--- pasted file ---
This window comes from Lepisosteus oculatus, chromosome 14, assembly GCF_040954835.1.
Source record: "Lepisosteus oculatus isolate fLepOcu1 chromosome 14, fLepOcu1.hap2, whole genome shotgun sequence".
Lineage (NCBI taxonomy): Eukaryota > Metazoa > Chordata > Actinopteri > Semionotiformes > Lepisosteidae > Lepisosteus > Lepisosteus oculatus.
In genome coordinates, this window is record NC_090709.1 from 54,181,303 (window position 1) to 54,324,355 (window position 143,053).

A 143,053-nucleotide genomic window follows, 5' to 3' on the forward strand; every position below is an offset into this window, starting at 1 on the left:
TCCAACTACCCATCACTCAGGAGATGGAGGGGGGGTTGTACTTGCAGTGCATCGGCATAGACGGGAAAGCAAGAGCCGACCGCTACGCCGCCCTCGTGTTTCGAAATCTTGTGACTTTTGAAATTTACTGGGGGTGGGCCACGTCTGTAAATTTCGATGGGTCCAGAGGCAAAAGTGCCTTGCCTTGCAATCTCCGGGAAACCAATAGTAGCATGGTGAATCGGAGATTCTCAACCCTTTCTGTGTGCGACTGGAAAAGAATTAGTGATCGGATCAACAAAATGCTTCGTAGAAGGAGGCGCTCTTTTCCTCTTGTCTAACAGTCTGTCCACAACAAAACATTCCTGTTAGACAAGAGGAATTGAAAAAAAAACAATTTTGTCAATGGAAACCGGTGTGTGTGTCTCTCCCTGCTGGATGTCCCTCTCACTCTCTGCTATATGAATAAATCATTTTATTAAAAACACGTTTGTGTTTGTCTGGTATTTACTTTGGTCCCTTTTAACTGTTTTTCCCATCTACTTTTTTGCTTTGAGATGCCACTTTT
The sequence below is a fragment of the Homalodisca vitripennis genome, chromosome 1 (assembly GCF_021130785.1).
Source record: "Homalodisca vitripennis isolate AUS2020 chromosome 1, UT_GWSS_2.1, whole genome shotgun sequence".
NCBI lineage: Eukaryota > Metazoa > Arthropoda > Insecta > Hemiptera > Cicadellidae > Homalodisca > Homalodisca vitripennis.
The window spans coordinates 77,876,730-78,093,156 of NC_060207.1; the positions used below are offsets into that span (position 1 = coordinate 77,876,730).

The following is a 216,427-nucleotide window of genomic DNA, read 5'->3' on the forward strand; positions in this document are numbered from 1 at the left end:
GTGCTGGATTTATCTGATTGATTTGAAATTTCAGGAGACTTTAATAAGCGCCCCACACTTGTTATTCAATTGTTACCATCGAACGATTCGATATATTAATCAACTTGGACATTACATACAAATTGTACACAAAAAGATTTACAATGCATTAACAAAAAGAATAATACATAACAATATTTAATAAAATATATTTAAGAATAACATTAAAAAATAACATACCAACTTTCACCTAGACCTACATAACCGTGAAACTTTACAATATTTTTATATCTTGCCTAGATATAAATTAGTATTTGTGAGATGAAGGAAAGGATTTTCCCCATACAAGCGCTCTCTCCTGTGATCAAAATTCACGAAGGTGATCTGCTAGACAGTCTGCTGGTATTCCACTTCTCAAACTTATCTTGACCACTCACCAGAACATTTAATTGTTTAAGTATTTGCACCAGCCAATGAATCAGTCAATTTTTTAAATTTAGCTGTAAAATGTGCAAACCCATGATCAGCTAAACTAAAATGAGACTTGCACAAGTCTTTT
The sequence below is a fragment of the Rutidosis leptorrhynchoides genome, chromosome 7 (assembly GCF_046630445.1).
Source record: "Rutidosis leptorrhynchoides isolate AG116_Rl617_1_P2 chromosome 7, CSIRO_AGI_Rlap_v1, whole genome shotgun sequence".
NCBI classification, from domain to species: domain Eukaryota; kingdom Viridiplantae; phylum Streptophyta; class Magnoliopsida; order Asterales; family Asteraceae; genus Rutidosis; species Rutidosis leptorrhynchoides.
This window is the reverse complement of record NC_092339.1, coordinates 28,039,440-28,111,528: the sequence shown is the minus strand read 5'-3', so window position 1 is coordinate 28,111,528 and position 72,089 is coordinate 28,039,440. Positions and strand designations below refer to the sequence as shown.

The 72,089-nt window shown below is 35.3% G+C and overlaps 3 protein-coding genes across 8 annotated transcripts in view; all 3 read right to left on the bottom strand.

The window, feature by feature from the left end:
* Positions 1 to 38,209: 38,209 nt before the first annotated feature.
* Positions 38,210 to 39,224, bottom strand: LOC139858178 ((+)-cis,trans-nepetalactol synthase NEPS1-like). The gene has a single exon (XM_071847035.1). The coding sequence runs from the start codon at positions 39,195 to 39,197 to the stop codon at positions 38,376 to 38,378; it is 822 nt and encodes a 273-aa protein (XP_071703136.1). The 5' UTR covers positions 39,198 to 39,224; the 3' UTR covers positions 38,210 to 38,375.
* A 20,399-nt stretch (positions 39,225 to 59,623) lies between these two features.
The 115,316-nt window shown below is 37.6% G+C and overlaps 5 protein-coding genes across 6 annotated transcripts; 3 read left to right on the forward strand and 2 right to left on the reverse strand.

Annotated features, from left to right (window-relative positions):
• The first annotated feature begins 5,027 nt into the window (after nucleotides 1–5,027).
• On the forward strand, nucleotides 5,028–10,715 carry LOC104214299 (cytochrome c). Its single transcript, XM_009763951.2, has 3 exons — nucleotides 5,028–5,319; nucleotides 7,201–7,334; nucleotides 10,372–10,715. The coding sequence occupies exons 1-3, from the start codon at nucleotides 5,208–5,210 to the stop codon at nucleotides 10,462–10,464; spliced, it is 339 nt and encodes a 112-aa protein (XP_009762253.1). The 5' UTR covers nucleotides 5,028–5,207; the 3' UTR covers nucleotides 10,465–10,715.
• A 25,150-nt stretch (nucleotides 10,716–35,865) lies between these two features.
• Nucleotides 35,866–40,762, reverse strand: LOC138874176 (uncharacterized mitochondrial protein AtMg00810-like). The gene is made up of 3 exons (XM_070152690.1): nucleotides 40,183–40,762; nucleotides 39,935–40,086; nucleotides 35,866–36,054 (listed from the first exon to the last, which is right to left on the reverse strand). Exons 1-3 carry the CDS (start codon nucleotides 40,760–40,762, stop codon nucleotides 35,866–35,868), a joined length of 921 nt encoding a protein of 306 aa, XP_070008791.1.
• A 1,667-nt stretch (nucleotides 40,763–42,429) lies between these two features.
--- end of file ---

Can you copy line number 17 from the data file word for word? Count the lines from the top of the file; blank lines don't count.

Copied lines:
The 72,089-nt window shown below is 35.3% G+C and overlaps 3 protein-coding genes across 8 annotated transcripts in view; all 3 read right to left on the bottom strand.